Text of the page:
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Saturday, March 6, 2021

Sidra launches Qatar’s first child abuse protection program

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Photo for illustrative purposes only. Credit: Adam Sherer/Flickr

Victims of child abuse may finally have an avenue to seek help in Qatar with the launch of a new program at Sidra Medical and Research Center.

The Sidra Child Advocacy Program (S-CAP) aims to take a comprehensive approach to the problem of child abuse in the country.

According to government figures, one out of every five children in Qatar are subject to abuse either at home or in school.

Photo for illustrative purposes only. Credit: Pixabay

But there previously existed no clear mechanism for parents or caretakers to address this issue.

How it works

Sidra’s S-Cap response team consists of pediatric doctors, nurses, social service workers and psychiatrists. All have been trained to recognize signs of abuse, either mental or physical.

These staffers also know how to report crimes via the proper legal procedures. Sidra said they will also operate under privacy and confidentiality requirements.

Sidra outpatient clinic. Credit: Sidra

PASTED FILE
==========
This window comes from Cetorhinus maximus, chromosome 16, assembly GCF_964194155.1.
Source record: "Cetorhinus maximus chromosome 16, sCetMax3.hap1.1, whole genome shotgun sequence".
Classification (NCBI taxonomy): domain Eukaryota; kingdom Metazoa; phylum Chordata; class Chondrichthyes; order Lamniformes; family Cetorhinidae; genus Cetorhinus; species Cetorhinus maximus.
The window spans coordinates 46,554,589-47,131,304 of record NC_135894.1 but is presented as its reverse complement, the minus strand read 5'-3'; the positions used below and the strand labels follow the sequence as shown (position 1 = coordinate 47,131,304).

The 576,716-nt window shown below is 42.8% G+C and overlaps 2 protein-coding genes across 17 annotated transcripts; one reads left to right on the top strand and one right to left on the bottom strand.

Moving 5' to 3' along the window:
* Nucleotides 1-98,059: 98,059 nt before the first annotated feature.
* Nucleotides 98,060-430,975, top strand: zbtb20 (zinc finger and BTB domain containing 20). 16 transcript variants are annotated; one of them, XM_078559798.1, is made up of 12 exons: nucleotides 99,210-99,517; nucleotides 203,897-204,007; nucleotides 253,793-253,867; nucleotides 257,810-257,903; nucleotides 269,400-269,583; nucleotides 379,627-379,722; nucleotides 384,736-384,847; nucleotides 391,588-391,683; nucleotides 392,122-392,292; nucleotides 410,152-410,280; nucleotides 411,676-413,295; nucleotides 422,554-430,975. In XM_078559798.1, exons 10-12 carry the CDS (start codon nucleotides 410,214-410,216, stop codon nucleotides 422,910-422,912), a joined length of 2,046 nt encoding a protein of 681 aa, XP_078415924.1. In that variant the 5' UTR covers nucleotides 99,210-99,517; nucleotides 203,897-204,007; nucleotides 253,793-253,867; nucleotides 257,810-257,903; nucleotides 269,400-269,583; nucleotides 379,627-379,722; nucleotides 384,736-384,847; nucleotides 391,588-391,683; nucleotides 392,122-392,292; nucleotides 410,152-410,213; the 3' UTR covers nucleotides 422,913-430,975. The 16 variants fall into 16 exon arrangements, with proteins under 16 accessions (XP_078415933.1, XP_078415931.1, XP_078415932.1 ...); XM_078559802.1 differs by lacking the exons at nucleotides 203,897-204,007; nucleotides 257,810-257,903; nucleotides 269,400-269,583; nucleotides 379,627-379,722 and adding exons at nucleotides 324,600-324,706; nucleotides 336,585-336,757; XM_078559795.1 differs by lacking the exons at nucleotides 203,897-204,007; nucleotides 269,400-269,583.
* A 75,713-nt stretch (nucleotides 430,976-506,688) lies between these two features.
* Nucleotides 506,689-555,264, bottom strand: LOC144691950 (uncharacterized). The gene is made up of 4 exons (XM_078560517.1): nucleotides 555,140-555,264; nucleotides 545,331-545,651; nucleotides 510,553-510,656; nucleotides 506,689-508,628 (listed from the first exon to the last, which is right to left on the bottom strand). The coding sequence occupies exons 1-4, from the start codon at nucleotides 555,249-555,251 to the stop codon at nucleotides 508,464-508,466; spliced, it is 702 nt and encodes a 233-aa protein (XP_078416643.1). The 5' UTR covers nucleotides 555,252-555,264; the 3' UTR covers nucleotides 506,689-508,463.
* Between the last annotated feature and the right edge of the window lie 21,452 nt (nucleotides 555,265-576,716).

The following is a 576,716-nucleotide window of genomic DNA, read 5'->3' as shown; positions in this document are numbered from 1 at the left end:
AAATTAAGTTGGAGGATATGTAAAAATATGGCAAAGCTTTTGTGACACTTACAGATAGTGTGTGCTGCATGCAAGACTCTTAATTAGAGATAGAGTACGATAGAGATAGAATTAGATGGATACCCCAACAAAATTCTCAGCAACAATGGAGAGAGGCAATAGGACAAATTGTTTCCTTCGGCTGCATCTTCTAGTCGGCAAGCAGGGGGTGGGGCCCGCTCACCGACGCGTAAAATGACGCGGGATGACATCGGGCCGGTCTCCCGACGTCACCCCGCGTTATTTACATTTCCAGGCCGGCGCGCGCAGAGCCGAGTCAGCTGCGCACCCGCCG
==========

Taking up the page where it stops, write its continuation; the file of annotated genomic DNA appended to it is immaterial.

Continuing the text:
The program runs through the hospital’s outpatient department, via referrals from schools, other public and private hospitals and healthcare centers.

It was developed following meetings with education, medical, legal and human rights experts last year.

In a statement, Sidra’s Division Chief of Emergency Medicine, Dr. Khalid Mohamed Al Ansari, said:

“The S-CAP program cannot work in isolation — it is a collective responsibility. I firmly believe it is our duty to educate the public, work closely with stakeholders and build awareness of this pressing issue.

For such programs to be effective, it requires ongoing commitment from all partners to keep our children safe and to support with the healing process.”

Long time coming

Health officials have been pushing for Qatar to adopt a more comprehensive approach to child abuse for years.

They’ve said that cases often go unreported due to bureaucratic hurdles, insufficiently trained healthcare providers and a reluctance to break cultural taboos.

Photo for illustrative purposes only. Credit: Alex Proimos/Flickr

And families of victims have also complained about a lack of professional support services for such issues in Qatar.

However, some steps have been made to tackle abuse.

Last year for example, HMC said staff at the country’s Pediatric Emergency Centers have now been trained in identifying cases of abuse and violence against children.

“They will also ensure that the child and their family are directed to the right authorities so that the case is handled in the most humane and sensitive manner, without impacting on their rights or privacy,” the provider said.

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